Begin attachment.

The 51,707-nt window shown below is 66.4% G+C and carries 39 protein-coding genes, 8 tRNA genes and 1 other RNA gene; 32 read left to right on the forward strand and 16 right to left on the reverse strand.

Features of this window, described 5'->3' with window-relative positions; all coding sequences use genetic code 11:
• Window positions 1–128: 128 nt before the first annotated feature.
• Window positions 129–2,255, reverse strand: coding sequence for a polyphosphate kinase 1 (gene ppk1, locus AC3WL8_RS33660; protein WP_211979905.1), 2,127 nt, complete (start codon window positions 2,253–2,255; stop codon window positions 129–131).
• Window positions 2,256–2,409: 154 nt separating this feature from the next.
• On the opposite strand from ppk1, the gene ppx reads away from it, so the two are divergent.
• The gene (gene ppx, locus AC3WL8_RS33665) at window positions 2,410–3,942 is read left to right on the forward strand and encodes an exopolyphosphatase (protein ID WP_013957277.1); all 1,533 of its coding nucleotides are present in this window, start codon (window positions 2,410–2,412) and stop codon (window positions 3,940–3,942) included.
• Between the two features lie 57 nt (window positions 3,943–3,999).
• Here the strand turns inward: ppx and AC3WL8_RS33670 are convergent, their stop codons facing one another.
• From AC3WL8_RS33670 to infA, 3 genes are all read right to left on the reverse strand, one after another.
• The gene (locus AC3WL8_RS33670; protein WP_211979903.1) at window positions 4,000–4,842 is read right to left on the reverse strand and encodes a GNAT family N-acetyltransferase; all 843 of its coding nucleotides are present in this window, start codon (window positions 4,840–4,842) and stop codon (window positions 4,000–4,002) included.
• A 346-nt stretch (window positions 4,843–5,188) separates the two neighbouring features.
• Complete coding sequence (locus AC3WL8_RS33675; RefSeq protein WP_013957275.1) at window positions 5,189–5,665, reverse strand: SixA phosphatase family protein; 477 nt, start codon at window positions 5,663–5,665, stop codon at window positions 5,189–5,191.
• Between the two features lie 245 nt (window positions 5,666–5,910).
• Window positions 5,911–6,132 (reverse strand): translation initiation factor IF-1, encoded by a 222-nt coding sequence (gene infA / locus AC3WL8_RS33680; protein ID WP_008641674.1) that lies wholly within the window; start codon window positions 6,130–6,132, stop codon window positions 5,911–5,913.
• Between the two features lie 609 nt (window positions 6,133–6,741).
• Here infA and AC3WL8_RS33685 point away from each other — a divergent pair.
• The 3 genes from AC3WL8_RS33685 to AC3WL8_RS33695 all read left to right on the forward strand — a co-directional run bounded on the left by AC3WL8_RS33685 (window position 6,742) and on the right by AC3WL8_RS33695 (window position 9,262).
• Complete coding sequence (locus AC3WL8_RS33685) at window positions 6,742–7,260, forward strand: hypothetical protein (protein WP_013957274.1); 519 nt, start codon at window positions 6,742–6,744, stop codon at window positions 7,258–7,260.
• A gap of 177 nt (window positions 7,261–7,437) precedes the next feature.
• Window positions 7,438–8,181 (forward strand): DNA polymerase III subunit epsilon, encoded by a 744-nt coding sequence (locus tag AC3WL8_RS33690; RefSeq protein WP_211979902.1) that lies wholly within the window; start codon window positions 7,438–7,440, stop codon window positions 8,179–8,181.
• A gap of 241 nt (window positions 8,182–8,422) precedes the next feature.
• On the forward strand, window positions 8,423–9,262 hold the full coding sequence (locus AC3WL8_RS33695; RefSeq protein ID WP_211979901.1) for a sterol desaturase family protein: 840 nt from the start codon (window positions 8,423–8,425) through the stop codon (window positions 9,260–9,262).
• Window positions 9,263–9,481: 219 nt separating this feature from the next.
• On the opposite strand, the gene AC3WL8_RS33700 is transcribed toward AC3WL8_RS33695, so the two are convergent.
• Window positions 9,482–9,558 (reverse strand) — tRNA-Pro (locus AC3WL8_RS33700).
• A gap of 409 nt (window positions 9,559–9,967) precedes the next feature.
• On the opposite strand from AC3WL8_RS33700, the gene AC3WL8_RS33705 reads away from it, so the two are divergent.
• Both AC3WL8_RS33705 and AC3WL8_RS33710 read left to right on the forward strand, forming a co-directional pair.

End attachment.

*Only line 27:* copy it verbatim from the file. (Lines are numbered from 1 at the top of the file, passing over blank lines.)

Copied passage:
• A gap of 409 nt (window positions 9,559–9,967) precedes the next feature.